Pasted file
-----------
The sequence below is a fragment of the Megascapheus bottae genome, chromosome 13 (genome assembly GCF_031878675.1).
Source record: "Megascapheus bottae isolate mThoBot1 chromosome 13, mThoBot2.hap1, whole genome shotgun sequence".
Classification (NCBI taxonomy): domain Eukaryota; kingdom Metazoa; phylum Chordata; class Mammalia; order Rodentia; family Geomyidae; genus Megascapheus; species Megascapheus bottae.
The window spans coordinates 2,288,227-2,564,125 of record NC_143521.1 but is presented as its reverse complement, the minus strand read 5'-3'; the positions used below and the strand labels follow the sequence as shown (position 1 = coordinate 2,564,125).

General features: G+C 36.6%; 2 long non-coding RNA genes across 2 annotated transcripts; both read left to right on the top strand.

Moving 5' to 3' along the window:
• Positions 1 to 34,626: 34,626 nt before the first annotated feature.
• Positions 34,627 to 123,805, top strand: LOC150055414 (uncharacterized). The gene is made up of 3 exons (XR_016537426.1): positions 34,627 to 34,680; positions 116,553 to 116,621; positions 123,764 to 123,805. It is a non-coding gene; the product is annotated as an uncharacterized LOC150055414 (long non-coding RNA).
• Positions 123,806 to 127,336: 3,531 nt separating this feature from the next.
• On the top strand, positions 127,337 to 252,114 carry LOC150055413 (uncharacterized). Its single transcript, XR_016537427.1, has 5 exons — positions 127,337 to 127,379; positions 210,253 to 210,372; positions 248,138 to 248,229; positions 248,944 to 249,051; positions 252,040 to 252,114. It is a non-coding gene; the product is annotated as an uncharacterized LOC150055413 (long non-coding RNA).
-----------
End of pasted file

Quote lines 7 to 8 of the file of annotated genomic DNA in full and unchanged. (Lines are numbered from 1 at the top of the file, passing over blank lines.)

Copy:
• Positions 1 to 34,626: 34,626 nt before the first annotated feature.
• Positions 34,627 to 123,805, top strand: LOC150055414 (uncharacterized). The gene is made up of 3 exons (XR_016537426.1): positions 34,627 to 34,680; positions 116,553 to 116,621; positions 123,764 to 123,805. It is a non-coding gene; the product is annotated as an uncharacterized LOC150055414 (long non-coding RNA).